City of Turku
As urbanization is a current megatrend, new construction activity often targets to the green spaces of the cities. This infill development is problematic as those areas are essential not only for the biodiversity, but also for humans. We have examined what compensating nature-based social values, i.e. ecosocial compensation, could mean practically and conceptually in urban settings. To investigate that, we interviewed 21 urban planners, civil society organizations, politicians and researchers from Turku region, in Finland. According to our results, the current planning practices have limitations considering compensation of nature-based social values. Because of that, just compensation is hard to achieve since ecosocial approach sets spatial and temporal preconditions for implementing compensation. In addition, community engagement is essential to ensure the fairness of the compensation, and the capabilities and recognition of residents must be considered. We recommended ecosocial approach for compensation to achieve just outcomes in city development.
Ecosocial Compensation: the Democratic and Ethical Prerequisites
Natural Resources Institute Finland
Concise urban construction and urban sprawl are both trends also in Finland. Although densification of cities has many climate benefits, it fragments green spaces which are important for humans and nonhumans, nature and culture. Ecosocial compensation could be one solution to the problem of the lost values of fragmenting urban nature. The idea of ecosocial compensation is to conjointly provide ecological values and nature-related human values to compensate the negative impacts of urban development at one place. In this presentation, I discuss on how the concept of ecosocial compensation builds on the conception of creative democracy, the transactional view of environmental ethics, and ecological compensation.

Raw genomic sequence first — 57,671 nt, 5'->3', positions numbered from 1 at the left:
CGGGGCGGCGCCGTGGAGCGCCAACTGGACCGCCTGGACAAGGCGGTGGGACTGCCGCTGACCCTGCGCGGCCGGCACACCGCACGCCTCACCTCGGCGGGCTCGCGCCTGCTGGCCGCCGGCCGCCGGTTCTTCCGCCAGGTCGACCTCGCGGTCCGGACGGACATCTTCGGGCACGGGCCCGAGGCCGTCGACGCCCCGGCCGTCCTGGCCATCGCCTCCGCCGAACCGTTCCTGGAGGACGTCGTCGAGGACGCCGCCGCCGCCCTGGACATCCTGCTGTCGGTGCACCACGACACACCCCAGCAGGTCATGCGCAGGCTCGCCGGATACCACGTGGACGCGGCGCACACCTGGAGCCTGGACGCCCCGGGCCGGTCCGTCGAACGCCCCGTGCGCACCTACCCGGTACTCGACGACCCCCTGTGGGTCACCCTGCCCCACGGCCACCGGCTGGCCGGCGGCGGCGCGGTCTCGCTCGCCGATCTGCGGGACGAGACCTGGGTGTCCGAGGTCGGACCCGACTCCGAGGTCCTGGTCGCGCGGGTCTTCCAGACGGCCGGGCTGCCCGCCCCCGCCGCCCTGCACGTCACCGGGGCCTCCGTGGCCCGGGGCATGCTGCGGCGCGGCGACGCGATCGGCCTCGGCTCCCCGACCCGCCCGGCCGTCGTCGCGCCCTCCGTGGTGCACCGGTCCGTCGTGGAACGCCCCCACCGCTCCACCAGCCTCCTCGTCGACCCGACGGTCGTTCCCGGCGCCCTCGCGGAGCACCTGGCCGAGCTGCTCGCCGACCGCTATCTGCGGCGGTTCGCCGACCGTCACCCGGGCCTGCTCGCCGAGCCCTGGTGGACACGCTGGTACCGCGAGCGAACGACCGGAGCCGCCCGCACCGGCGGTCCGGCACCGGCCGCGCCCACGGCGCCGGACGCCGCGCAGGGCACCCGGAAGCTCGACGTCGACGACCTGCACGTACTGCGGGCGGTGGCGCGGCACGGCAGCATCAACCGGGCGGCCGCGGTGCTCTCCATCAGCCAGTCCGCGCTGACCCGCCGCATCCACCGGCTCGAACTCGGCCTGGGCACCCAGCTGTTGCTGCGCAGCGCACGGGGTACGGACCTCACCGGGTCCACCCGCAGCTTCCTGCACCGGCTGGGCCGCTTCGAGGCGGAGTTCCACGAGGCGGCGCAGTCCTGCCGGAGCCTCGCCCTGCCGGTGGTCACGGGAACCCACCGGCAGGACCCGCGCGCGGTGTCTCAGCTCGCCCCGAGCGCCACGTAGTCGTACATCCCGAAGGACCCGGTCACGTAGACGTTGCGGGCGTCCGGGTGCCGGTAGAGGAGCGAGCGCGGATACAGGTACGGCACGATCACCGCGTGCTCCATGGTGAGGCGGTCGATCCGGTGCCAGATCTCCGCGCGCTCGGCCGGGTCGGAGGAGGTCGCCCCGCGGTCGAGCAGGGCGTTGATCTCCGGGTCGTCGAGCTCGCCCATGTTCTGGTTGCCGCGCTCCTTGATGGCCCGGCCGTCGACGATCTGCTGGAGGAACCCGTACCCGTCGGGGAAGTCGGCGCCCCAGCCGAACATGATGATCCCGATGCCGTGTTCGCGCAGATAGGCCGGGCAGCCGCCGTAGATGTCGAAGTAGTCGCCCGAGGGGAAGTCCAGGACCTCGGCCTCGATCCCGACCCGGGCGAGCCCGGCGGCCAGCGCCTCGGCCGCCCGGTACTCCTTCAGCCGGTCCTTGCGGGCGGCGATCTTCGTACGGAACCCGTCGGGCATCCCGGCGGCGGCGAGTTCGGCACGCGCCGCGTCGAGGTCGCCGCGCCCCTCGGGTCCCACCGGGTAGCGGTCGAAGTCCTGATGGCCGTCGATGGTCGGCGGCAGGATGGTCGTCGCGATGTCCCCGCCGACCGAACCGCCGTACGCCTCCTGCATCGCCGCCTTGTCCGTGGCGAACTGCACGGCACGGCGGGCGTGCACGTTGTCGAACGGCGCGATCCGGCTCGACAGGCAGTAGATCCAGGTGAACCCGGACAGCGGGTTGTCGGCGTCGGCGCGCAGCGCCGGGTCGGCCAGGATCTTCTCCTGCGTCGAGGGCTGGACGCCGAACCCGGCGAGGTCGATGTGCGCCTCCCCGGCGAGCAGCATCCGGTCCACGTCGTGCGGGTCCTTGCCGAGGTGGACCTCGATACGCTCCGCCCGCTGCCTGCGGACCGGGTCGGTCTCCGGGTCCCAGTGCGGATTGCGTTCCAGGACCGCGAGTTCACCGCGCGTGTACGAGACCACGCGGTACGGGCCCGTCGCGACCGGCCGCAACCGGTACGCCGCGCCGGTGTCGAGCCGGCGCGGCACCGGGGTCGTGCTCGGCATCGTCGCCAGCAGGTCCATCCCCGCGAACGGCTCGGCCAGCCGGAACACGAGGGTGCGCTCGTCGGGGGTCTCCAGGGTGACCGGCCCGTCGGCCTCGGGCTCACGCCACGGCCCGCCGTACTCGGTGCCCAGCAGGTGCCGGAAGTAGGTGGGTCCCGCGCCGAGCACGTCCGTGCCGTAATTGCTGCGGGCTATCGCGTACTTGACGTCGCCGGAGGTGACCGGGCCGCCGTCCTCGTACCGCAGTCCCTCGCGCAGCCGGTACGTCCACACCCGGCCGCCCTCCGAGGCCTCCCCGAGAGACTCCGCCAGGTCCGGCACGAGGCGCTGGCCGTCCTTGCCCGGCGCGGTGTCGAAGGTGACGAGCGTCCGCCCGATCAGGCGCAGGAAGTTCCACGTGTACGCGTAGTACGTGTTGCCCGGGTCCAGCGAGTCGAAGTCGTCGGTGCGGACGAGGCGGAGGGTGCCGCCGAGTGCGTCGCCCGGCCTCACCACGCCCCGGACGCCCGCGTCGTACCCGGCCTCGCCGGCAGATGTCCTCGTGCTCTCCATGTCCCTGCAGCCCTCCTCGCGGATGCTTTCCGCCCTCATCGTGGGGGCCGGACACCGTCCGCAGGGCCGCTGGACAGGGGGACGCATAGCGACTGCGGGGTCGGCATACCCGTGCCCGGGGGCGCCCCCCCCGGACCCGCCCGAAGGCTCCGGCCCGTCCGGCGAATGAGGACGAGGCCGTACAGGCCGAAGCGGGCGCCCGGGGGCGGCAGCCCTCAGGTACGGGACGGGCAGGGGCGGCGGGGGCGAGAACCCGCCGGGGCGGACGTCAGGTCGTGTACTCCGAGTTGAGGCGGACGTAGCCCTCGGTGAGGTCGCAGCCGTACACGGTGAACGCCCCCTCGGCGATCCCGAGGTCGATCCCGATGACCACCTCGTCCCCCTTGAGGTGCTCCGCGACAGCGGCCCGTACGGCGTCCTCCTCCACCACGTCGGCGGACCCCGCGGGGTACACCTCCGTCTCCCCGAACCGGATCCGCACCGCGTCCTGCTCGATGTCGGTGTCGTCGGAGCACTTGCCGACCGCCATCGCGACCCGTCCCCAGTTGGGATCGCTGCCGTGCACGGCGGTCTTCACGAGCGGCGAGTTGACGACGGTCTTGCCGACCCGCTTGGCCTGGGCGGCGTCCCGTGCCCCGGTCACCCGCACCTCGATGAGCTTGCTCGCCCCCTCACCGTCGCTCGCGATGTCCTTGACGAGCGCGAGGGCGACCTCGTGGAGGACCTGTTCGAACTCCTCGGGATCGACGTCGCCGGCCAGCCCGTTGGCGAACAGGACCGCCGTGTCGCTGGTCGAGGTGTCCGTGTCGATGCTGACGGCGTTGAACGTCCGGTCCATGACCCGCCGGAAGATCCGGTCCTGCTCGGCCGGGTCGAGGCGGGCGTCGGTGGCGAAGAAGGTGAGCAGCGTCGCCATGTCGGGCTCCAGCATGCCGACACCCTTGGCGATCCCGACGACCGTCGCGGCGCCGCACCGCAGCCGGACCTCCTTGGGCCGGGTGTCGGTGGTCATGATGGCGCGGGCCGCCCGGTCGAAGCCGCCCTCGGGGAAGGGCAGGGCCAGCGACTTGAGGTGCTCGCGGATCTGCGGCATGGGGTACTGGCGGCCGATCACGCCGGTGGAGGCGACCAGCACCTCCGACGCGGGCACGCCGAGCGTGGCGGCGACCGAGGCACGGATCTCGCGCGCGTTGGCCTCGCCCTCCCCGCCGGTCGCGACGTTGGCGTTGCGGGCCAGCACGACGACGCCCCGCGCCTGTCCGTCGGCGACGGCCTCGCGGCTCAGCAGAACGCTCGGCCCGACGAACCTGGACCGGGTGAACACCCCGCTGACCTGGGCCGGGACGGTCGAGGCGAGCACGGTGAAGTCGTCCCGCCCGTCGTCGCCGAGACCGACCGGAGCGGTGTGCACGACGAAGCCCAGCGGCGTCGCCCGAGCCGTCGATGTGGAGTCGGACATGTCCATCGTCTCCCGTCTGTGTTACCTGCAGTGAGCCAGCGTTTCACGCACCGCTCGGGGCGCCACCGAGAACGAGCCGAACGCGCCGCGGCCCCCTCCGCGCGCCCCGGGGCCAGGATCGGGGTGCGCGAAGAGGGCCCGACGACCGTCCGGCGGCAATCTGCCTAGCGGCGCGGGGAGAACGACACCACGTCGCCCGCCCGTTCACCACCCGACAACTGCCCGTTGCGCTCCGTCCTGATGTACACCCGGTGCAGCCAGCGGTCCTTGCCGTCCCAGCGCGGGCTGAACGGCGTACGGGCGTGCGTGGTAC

Factors influencing the realisation of the social impact of urban nature in inner-city environments: a systematic review of complex evidence
Dr Meri Juntti
Dr Sevda Ozsezer-Kurnuc
London Development Trust
The beneficial health, wellbeing and liveability impacts of urban nature are broadly evidenced and increasingly engaged with in planning and policy. But anomalies in empirical evidence suggest that benefits do not flow equally to all. This review paper analyses the contribution of existing research on how the material and social context and subjective factors shape the social impact of urban nature. We review 46 international papers published between 2019 and 2021 that present findings from inner-city metropolitan contexts. The findings evidence variations in benefits and some dis- benefits derived from urban nature associated with features of the material context (e.g., urban and greenspace form, infrastructure and facilities), the social context (e.g., demographic diversity and socio-economic standing) and subjective factors such as gender and cultural identity. We recommend an inclusive research and planning approach that is attuned to the role of the human experience in the realisation of the social impact of urban nature to ensure that the prevalent urban greening agenda actually benefits all city dwellers and does not unintentionally contribute to further inequality. We recommend a shift of focus from ‘physical access to nature’ to ‘actually realised access to its benefits’ for more inclusive policy and planning.